Way of The Samurai 4 is a Samurai game developed by Acquire, mostly known for their work on the Tenchu series, which follows a Ronin who enters a town full of chaos and decisions. Following on from what could be called a highly debated release, with scores ranging from low 5’s to high 9’s. A lot of focus was on the graphics, which mean nothing in games, and not really understanding the game well enough to enjoy it.
Like many entries in this series you are a Ronin, mostly nameless to start and with their name being chosen by you on each playthrough, entering into a new city or town. 4 sees your Ronin enter the port town of Amihama, around the year 1855, just as the British and Japanese are making contacts and negotiations. The talks are cut short as the local Xenophobes attack the commune with their samurai swords drawn and their cannons being rolled in. From here, and even beforehand, the choices are thrown at you, to either help in the battle of either side, or just fighting for the sake of fighting, or to just walk away.
The whole game is full of choices and paths for you to make, from the 3 factions to simple being a bystander who works around the town. As you go through your day to day life you will see significant events, including Kinugawa arriving at the town to enforce the law with his Demonscale unit as well as hosting a tournament for all samurai to participate in.
Foreigners, Bakufu and Pranja are all factions you can assist or fight, with foreigners merely wanting to create trade and help the people of Amihama evolve their technology. Bakufu are the law of the land, with Kinigawa at the head and his “police” who maintain the streets. The Pranja are also inhabitants of the island, but hate all the foreigners and what they stand for as they see them as outsiders who only bring bad luck and lies.
Depending on who you side with and the choices you make in the missions your Ronin can end up dead, rich, a bodyguard, an unheard of legend and more. There are parts of the story where you can influence the factions to an extent that major members will die or survive, or have you take their place or kill them yourself. Every time you play you will see another side of the story and learn more backstory to the characters who you met previously.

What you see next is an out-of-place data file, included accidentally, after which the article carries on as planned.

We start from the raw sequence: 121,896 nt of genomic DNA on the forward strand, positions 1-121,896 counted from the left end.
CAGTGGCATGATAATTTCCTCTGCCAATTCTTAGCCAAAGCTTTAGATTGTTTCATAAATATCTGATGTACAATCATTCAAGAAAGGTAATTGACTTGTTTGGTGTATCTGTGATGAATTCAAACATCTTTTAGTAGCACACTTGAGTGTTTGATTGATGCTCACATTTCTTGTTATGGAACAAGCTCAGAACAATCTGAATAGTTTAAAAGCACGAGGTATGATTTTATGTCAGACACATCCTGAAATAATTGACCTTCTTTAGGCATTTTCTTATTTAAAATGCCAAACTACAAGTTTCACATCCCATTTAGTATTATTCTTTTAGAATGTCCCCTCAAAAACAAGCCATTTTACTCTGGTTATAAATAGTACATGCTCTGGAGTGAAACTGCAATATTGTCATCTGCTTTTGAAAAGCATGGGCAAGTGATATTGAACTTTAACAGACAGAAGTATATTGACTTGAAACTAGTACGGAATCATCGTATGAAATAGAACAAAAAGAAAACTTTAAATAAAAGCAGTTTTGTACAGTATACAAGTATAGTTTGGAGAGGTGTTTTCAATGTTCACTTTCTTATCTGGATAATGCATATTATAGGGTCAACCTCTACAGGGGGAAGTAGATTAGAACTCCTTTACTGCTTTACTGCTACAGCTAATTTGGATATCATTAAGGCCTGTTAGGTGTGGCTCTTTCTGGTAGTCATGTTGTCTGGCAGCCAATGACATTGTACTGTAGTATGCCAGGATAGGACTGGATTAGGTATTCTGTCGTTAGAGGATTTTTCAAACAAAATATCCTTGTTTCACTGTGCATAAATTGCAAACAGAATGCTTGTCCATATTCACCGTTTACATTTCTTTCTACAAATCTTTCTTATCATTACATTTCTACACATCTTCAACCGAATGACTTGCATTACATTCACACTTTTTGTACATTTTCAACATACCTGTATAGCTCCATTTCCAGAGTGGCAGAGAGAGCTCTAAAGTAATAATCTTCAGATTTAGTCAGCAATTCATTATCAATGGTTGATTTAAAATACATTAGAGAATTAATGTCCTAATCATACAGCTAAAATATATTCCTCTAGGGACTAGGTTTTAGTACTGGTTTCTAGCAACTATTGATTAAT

A playthrough of the 3-5 days you spend in Amihama can last between 2 and 5 hours, depending on how much time you spend on the side quests for the main quests. Main storyline sequences fast-forward the time of day quite quickly, starting at morning and finding yourself at night-time after just 2 events. With 10 endings, as well as just doing the side content and other actions, this game really can rack up some game time. To do all the endings it can take up to 20 hours, with a full completion run of the game taking up to 100 hours.
Way of the Samurai 4 takes on a more niche mechanic to fighting, though it fit the game so well in its delivery and enjoyment. Whenever you are in a battle you will “honourably” face off 1 on 1 against another samurai, with the ability to use blunt or slash strikes. If you ever played Beat Down Fists of Vengeance then the game plays similarly to that. Besides fighting there is around 9 areas to explore, look for items in, fight anyone in or take on quests.
Fighting in 4 is split into several parts, the engage where you either talk to the opponent/s, attack first or have the battle start through a cutscene. Once the battle has started you will fight the enemies, mostly in a 1on1 fight, moving from 1 enemy to the next. You will have access to your 3 weapons in your arsenal, as well as the 10 you have in your weapon sack, from swords and spears to even guns. To defeat your opponent you will have to use both light and heavy attacks, depending on your fighting style you will have access to a plethora of combos and special moves. “Pushing” and “Pulling” is also a part of combat, where you can attack with a direction to go into an enemy’s defence or pull them off balance to leave them open to attacks.